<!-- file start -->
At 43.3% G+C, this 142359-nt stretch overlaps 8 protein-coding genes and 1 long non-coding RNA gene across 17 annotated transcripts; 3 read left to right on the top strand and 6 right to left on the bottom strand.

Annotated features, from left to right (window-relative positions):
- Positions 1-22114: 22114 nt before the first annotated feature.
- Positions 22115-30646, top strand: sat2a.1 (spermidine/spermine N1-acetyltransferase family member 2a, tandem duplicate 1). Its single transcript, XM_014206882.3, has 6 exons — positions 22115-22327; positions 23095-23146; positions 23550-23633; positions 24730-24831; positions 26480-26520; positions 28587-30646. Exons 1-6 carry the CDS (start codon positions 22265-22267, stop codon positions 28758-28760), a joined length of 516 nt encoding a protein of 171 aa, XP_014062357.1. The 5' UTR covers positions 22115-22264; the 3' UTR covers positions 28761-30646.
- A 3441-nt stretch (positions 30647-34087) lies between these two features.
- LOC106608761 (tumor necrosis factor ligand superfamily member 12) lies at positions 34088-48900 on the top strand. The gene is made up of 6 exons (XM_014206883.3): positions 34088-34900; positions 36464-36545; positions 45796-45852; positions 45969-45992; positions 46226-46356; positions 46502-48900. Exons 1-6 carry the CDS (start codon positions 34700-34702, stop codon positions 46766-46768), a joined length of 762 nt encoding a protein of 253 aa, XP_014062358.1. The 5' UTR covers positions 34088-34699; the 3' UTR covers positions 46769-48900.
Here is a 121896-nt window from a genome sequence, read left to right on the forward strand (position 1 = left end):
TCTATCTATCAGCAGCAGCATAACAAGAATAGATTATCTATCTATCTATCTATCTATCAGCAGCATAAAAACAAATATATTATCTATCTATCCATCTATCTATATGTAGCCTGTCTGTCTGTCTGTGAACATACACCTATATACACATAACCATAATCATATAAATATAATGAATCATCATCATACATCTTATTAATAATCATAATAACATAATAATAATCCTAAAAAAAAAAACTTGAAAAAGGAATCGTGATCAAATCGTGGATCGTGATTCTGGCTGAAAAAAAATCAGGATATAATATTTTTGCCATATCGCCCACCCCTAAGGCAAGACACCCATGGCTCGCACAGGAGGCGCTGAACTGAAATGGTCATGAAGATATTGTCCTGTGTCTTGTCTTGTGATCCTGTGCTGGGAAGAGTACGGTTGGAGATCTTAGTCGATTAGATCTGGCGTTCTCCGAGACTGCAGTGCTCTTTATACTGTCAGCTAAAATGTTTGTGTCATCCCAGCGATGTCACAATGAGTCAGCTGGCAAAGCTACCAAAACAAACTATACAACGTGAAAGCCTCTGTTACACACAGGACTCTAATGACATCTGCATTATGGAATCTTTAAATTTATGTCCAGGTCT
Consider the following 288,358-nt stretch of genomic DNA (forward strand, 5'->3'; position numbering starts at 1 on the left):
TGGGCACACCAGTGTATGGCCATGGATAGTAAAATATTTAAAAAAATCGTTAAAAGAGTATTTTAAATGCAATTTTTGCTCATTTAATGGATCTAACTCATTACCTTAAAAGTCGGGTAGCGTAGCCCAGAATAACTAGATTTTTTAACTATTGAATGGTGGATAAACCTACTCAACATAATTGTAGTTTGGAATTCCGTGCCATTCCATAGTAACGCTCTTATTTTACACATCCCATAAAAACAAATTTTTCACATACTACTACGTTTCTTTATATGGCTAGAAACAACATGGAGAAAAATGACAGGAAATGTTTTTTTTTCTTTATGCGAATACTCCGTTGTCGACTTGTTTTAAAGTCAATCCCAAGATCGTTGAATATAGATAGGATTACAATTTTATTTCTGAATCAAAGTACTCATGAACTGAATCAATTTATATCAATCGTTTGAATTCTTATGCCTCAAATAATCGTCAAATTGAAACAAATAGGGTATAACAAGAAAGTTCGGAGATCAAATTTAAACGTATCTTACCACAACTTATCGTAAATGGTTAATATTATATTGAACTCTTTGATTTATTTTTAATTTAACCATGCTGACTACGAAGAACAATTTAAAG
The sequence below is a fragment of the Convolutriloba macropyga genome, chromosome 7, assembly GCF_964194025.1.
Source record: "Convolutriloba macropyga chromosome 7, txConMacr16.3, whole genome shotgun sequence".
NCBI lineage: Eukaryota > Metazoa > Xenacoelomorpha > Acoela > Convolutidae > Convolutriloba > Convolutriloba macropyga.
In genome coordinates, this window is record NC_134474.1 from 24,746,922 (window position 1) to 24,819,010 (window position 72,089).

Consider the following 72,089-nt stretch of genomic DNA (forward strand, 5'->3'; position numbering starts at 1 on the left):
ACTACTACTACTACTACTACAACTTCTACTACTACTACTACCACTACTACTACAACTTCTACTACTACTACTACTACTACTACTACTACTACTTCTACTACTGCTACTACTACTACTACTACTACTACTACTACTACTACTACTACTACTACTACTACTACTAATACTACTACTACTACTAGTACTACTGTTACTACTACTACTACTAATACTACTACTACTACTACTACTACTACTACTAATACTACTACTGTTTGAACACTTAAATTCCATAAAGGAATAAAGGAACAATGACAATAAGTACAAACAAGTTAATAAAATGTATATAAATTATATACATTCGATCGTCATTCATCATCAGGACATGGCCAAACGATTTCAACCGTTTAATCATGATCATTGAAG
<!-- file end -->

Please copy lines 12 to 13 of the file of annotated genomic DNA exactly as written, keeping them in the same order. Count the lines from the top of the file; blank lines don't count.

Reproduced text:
Source record: "Convolutriloba macropyga chromosome 7, txConMacr16.3, whole genome shotgun sequence".
NCBI lineage: Eukaryota > Metazoa > Xenacoelomorpha > Acoela > Convolutidae > Convolutriloba > Convolutriloba macropyga.